Electricity is often called wonderful, beautiful; but… the beauty of electricity or of any other force is not that the power is mysterious, and unexpected, touching every sense at unawares in turn, but that it is under law, and that the taught intellect can govern it largely.
It might come as no surprise that Michael Faraday, one of the most influential scientists in the history of electricity, would declare a rational foundation for the thrilling force to which he dedicated much of his life. Though he dismissed emotional responses, there were many people for whom electricity still inspired awe, surprise, astonishment and terror: the feelings we often characterise as the sublime. Experimentation and research on electricity, which began in earnest in the 18th century, came to understand it and harness its forces, but electricity continued to arouse the passions and the imagination – in Faraday’s time and well beyond.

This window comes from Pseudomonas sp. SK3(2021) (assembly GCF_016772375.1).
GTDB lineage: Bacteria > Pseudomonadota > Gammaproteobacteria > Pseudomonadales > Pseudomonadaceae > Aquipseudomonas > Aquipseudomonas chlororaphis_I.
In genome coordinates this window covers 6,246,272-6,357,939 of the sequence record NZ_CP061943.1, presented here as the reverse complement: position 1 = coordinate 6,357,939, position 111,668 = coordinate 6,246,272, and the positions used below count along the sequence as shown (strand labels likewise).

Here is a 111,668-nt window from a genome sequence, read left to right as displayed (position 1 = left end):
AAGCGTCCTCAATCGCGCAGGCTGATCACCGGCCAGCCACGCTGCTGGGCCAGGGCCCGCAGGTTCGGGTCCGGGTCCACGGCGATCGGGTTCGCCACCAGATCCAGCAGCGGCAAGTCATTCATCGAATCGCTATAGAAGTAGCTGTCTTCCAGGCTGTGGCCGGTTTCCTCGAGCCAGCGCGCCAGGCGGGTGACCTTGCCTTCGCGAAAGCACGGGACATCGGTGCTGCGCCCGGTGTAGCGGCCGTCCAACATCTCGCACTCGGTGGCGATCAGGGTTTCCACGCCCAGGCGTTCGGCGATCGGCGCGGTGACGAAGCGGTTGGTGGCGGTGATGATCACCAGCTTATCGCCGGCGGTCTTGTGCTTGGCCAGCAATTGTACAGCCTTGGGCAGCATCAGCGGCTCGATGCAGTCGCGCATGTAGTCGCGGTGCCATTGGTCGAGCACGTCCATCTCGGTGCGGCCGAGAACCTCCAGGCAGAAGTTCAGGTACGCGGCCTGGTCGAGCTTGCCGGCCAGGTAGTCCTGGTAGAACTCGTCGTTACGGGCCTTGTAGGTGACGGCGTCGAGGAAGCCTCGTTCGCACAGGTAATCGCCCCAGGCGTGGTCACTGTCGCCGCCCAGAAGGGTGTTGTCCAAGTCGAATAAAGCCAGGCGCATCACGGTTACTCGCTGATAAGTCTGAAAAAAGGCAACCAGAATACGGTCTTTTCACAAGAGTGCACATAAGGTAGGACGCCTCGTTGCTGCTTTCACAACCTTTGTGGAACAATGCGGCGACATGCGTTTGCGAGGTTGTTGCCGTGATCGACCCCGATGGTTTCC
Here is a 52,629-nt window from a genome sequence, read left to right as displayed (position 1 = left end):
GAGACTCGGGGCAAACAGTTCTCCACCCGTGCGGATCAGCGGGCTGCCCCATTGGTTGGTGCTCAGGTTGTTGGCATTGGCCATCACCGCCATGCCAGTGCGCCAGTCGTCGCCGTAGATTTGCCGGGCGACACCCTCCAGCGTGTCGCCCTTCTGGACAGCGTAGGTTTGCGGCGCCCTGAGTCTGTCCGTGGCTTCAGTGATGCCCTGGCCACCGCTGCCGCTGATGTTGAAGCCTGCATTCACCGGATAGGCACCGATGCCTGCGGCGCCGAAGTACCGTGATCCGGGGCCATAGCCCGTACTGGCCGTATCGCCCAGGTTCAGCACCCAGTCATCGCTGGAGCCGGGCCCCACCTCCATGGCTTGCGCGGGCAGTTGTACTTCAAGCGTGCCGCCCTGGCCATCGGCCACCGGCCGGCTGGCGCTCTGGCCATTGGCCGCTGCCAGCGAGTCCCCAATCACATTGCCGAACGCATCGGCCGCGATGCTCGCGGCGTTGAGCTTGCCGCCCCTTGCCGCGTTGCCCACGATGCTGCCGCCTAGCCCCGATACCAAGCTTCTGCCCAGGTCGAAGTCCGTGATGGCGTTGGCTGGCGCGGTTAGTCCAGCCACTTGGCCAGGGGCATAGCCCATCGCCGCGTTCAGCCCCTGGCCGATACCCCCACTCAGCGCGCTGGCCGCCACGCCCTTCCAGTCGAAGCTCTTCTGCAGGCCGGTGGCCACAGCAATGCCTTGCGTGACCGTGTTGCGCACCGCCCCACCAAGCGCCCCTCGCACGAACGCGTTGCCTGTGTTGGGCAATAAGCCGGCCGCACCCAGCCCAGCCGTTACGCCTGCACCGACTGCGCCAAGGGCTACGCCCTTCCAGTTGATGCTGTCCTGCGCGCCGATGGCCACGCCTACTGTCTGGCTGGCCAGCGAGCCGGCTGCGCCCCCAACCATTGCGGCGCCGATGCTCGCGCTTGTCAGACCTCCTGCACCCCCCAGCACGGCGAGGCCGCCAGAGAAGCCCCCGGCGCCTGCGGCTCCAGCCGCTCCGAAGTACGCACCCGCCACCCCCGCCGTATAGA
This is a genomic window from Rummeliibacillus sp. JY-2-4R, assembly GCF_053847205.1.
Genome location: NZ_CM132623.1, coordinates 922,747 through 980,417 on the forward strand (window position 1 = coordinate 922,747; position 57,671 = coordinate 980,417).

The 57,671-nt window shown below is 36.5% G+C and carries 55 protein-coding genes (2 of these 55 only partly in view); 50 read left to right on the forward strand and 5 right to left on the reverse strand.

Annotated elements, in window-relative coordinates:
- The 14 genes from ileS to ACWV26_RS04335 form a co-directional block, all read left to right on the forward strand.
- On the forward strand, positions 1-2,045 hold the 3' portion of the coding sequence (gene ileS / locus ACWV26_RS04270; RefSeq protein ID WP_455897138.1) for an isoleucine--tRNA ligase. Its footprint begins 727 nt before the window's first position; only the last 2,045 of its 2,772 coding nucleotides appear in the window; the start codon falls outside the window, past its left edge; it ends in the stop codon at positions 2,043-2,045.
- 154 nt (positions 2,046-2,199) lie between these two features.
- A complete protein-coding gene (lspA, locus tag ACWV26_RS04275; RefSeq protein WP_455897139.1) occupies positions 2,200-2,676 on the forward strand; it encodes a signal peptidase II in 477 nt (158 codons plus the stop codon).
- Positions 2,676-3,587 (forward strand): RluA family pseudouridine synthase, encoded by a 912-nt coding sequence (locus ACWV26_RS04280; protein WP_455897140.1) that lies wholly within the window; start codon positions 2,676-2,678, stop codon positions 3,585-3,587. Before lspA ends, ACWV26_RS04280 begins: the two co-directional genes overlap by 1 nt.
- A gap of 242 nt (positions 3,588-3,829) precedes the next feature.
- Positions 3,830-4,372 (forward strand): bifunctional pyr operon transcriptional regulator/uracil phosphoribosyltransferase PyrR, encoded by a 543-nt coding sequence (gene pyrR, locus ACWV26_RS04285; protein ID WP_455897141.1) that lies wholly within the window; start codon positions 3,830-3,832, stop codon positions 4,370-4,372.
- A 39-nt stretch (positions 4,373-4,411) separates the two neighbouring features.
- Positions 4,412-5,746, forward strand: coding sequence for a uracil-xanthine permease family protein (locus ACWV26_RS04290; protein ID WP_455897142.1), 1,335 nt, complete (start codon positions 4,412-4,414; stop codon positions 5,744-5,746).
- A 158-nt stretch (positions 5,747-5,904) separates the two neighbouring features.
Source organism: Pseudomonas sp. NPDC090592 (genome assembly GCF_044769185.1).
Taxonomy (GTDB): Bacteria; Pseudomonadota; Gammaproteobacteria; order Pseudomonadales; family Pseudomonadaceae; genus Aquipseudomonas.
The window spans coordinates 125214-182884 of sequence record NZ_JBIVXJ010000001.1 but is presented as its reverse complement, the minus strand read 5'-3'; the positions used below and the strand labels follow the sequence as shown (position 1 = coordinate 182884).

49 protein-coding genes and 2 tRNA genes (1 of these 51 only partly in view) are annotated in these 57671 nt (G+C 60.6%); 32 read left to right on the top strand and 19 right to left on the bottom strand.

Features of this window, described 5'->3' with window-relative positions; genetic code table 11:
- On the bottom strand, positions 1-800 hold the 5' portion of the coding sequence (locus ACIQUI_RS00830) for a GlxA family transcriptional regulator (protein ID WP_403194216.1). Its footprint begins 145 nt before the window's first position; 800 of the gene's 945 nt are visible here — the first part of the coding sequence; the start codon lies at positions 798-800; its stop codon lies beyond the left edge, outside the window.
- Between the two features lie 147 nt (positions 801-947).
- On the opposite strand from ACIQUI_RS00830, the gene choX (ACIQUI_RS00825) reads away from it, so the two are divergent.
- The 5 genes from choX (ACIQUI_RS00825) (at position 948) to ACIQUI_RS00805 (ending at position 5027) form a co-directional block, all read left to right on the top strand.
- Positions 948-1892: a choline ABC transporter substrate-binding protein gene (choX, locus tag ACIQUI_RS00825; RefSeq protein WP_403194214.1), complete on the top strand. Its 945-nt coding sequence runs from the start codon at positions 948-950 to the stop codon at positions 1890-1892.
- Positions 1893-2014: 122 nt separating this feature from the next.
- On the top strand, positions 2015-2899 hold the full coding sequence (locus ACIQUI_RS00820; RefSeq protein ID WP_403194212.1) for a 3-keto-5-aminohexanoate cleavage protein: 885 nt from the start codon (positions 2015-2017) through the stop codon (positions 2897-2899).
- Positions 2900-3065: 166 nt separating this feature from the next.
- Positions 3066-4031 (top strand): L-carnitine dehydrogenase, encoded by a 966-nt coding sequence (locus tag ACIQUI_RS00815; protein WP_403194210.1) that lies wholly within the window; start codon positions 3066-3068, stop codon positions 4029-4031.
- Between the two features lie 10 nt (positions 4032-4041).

Atmospheric electrical phenomena such as thunder, lightning and auroras inspired fear and fascination for millennia, long before their connection to electricity was understood. Thunder and lightning were associated with the gods, from Zeus of the Ancient Greeks and Thor of the Norse pagans to the Japanese Raijin. They usually signified divine displeasure and punishment for human wrongdoing. Lightning’s symbolic significance as God’s power and sovereignty over humankind continued in the Judaeo-Christian tradition:
His lightning lights up the world; the earth sees and trembles.